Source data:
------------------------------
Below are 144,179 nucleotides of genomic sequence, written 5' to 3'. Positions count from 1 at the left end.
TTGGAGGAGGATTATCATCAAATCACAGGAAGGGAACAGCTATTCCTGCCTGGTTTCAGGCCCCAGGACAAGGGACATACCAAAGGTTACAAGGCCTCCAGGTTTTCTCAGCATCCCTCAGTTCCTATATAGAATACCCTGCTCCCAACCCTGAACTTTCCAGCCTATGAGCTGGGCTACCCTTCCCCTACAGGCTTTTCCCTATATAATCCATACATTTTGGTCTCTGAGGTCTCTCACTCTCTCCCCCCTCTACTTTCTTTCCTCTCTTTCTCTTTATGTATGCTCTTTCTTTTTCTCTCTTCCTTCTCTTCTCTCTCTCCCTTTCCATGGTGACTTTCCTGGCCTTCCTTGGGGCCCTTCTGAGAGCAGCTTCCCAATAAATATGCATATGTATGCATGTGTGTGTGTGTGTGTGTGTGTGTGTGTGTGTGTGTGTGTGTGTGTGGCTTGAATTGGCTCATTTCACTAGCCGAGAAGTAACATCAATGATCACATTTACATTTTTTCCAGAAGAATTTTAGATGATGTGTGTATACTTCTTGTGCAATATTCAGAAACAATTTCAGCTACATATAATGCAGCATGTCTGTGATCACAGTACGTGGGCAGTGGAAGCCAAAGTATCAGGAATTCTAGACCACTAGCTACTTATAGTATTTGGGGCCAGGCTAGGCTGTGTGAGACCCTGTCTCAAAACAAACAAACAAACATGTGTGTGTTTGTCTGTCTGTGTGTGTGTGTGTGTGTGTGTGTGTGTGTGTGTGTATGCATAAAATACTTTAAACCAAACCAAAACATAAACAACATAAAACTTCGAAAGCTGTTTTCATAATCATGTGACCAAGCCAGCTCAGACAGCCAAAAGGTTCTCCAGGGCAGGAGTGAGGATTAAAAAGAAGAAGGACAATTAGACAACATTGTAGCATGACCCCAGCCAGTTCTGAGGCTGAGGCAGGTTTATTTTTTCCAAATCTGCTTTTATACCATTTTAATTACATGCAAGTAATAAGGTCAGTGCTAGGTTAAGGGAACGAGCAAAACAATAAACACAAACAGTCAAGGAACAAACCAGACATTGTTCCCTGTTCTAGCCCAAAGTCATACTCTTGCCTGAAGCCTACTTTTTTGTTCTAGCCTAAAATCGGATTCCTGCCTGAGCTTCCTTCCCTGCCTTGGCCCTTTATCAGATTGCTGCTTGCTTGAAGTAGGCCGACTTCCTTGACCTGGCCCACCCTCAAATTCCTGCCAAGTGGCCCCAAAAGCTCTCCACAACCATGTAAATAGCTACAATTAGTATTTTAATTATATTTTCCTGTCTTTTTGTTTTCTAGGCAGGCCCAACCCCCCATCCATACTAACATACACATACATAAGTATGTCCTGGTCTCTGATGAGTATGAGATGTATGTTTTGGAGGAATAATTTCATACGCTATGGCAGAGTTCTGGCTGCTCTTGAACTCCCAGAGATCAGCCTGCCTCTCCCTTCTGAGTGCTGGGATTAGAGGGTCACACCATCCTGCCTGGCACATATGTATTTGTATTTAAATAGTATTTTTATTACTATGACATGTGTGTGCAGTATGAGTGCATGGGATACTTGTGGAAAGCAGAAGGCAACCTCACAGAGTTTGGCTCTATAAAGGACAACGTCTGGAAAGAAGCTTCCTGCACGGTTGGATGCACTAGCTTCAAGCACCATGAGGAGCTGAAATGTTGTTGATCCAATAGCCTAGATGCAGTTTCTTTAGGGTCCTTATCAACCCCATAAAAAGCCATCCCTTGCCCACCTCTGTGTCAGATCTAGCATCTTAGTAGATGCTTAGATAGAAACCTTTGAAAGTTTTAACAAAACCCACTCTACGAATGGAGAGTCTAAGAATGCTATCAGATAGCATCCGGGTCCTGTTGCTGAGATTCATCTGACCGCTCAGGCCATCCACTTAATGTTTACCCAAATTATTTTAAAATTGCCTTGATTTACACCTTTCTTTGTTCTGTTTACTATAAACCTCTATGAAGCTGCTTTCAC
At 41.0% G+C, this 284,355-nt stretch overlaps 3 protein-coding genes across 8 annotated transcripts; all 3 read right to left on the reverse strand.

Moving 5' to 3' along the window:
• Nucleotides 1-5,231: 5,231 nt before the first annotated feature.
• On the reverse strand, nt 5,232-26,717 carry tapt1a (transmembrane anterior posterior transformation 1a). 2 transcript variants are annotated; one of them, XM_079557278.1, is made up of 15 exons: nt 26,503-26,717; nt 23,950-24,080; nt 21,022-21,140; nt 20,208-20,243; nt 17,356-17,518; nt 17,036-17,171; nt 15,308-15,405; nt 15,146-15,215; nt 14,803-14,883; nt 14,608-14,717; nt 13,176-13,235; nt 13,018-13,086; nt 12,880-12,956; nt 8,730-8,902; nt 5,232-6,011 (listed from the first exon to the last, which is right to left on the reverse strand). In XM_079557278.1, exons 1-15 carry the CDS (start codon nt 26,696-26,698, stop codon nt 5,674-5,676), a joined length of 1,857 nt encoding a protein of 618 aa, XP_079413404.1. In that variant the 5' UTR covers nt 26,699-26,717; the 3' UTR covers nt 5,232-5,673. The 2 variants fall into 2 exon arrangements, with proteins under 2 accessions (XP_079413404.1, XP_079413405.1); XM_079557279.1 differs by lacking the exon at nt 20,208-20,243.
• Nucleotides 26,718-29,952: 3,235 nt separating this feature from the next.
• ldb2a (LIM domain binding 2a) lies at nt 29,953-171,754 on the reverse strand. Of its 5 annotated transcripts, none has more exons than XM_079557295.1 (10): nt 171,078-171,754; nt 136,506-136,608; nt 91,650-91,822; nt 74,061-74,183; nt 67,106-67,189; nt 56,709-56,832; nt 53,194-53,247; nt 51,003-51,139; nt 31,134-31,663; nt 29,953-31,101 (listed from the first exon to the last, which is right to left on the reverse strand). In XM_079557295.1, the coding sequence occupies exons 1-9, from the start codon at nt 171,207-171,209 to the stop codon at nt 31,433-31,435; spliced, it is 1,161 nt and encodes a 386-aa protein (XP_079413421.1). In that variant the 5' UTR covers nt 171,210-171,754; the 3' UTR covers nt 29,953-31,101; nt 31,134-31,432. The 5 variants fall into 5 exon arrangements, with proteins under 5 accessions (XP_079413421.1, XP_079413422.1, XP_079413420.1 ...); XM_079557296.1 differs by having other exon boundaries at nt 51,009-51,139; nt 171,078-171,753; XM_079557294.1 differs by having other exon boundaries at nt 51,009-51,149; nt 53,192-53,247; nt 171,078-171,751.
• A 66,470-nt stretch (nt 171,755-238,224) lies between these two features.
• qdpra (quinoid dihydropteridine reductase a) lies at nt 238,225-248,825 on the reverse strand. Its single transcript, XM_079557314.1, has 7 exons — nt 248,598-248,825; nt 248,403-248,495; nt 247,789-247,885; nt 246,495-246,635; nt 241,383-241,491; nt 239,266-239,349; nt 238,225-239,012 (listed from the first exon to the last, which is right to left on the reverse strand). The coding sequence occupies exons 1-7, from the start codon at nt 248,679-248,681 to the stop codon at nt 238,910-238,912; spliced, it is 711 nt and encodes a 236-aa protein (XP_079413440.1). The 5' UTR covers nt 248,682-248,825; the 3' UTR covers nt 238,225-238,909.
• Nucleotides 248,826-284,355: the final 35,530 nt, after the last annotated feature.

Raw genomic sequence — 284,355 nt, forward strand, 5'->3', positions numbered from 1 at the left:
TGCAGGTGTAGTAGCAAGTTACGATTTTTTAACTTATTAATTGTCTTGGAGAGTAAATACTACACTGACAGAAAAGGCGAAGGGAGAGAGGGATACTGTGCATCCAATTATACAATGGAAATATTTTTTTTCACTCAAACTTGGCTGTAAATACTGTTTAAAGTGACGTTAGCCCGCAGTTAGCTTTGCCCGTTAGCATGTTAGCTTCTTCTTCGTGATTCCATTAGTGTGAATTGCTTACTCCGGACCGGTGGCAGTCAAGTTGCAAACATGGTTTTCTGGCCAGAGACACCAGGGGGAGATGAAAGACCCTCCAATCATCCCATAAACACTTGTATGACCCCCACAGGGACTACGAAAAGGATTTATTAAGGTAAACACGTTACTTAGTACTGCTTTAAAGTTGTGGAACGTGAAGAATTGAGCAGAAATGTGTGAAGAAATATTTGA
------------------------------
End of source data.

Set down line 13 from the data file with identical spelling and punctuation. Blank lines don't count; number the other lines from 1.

TGCAGGTGTAGTAGCAAGTTACGATTTTTTAACTTATTAATTGTCTTGGAGAGTAAATACTACACTGACAGAAAAGGCGAAGGGAGAGAGGGATACTGTGCATCCAATTATACAATGGAAATATTTTTTTTCACTCAAACTTGGCTGTAAATACTGTTTAAAGTGACGTTAGCCCGCAGTTAGCTTTGCCCGTTAGCATGTTAGCTTCTTCTTCGTGATTCCATTAGTGTGAATTGCTTACTCCGGACCGGTGGCAGTCAAGTTGCAAACATGGTTTTCTGGCCAGAGACACCAGGGGGAGATGAAAGACCCTCCAATCATCCCATAAACACTTGTATGACCCCCACAGGGACTACGAAAAGGATTTATTAAGGTAAACACGTTACTTAGTACTGCTTTAAAGTTGTGGAACGTGAAGAATTGAGCAGAAATGTGTGAAGAAATATTTGA